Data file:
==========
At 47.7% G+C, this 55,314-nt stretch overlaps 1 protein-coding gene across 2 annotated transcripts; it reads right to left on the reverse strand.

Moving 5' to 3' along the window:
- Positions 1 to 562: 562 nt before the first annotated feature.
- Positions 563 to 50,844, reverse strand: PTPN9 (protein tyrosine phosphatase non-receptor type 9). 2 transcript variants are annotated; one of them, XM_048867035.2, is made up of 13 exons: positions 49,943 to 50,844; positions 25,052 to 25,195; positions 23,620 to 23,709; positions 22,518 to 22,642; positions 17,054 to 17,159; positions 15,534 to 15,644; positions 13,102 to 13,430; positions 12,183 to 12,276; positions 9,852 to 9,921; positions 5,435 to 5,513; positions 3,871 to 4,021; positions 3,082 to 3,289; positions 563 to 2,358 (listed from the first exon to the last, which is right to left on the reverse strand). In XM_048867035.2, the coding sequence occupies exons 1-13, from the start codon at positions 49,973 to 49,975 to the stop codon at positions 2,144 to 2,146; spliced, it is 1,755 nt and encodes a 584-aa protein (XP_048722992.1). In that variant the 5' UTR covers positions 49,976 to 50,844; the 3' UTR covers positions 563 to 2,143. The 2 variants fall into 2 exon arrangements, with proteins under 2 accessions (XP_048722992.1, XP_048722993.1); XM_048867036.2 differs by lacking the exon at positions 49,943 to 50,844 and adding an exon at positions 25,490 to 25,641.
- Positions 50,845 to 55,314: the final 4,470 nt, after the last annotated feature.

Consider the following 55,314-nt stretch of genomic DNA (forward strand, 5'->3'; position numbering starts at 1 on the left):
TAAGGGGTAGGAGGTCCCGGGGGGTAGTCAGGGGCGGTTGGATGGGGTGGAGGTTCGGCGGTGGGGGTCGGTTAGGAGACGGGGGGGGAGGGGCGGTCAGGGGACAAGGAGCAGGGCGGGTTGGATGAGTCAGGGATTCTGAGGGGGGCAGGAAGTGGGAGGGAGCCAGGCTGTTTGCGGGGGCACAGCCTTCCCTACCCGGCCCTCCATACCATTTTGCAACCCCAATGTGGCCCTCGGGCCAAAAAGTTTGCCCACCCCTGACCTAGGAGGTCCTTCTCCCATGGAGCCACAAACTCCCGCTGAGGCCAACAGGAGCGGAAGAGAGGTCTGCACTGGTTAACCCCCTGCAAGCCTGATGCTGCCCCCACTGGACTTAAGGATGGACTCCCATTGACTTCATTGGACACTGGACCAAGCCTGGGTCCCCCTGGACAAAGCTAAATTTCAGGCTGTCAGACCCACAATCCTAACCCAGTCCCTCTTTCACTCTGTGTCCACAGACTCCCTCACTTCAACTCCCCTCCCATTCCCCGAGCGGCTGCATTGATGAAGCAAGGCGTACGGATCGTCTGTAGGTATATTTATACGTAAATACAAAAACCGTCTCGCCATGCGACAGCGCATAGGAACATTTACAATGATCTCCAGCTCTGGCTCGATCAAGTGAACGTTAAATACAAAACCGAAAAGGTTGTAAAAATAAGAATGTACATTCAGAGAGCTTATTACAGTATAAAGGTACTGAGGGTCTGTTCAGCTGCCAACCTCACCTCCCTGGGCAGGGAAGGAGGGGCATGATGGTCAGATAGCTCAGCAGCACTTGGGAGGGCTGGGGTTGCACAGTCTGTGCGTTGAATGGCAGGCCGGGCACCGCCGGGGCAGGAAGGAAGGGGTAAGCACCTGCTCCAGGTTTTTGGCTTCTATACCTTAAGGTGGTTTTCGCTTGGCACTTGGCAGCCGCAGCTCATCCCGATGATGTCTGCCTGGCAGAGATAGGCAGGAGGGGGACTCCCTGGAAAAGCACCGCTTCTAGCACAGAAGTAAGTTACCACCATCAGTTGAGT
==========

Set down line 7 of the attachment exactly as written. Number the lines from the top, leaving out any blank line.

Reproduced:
TAAGGGGTAGGAGGTCCCGGGGGGTAGTCAGGGGCGGTTGGATGGGGTGGAGGTTCGGCGGTGGGGGTCGGTTAGGAGACGGGGGGGGAGGGGCGGTCAGGGGACAAGGAGCAGGGCGGGTTGGATGAGTCAGGGATTCTGAGGGGGGCAGGAAGTGGGAGGGAGCCAGGCTGTTTGCGGGGGCACAGCCTTCCCTACCCGGCCCTCCATACCATTTTGCAACCCCAATGTGGCCCTCGGGCCAAAAAGTTTGCCCACCCCTGACCTAGGAGGTCCTTCTCCCATGGAGCCACAAACTCCCGCTGAGGCCAACAGGAGCGGAAGAGAGGTCTGCACTGGTTAACCCCCTGCAAGCCTGATGCTGCCCCCACTGGACTTAAGGATGGACTCCCATTGACTTCATTGGACACTGGACCAAGCCTGGGTCCCCCTGGACAAAGCTAAATTTCAGGCTGTCAGACCCACAATCCTAACCCAGTCCCTCTTTCACTCTGTGTCCACAGACTCCCTCACTTCAACTCCCCTCCCATTCCCCGAGCGGCTGCATTGATGAAGCAAGGCGTACGGATCGTCTGTAGGTATATTTATACGTAAATACAAAAACCGTCTCGCCATGCGACAGCGCATAGGAACATTTACAATGATCTCCAGCTCTGGCTCGATCAAGTGAACGTTAAATACAAAACCGAAAAGGTTGTAAAAATAAGAATGTACATTCAGAGAGCTTATTACAGTATAAAGGTACTGAGGGTCTGTTCAGCTGCCAACCTCACCTCCCTGGGCAGGGAAGGAGGGGCATGATGGTCAGATAGCTCAGCAGCACTTGGGAGGGCTGGGGTTGCACAGTCTGTGCGTTGAATGGCAGGCCGGGCACCGCCGGGGCAGGAAGGAAGGGGTAAGCACCTGCTCCAGGTTTTTGGCTTCTATACCTTAAGGTGGTTTTCGCTTGGCACTTGGCAGCCGCAGCTCATCCCGATGATGTCTGCCTGGCAGAGATAGGCAGGAGGGGGACTCCCTGGAAAAGCACCGCTTCTAGCACAGAAGTAAGTTACCACCATCAGTTGAGT